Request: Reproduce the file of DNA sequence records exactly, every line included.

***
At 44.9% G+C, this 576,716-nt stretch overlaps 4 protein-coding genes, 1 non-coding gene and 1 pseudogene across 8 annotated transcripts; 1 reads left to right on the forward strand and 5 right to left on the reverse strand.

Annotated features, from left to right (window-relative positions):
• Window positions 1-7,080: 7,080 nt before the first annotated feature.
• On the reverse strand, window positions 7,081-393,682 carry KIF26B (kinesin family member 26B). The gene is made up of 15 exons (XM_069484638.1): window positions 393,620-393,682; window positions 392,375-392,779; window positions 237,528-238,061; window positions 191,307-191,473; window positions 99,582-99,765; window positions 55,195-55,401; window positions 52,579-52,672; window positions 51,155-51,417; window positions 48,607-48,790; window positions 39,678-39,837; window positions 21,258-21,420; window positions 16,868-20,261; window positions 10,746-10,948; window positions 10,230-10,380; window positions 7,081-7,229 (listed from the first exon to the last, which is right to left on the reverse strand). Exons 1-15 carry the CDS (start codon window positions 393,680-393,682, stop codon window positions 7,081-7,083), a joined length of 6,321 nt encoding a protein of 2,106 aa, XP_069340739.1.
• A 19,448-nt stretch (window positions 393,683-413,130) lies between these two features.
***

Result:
At 44.9% G+C, this 576,716-nt stretch overlaps 4 protein-coding genes, 1 non-coding gene and 1 pseudogene across 8 annotated transcripts; 1 reads left to right on the forward strand and 5 right to left on the reverse strand.

Annotated features, from left to right (window-relative positions):
• Window positions 1-7,080: 7,080 nt before the first annotated feature.
• On the reverse strand, window positions 7,081-393,682 carry KIF26B (kinesin family member 26B). The gene is made up of 15 exons (XM_069484638.1): window positions 393,620-393,682; window positions 392,375-392,779; window positions 237,528-238,061; window positions 191,307-191,473; window positions 99,582-99,765; window positions 55,195-55,401; window positions 52,579-52,672; window positions 51,155-51,417; window positions 48,607-48,790; window positions 39,678-39,837; window positions 21,258-21,420; window positions 16,868-20,261; window positions 10,746-10,948; window positions 10,230-10,380; window positions 7,081-7,229 (listed from the first exon to the last, which is right to left on the reverse strand). Exons 1-15 carry the CDS (start codon window positions 393,680-393,682, stop codon window positions 7,081-7,083), a joined length of 6,321 nt encoding a protein of 2,106 aa, XP_069340739.1.
• A 19,448-nt stretch (window positions 393,683-413,130) lies between these two features.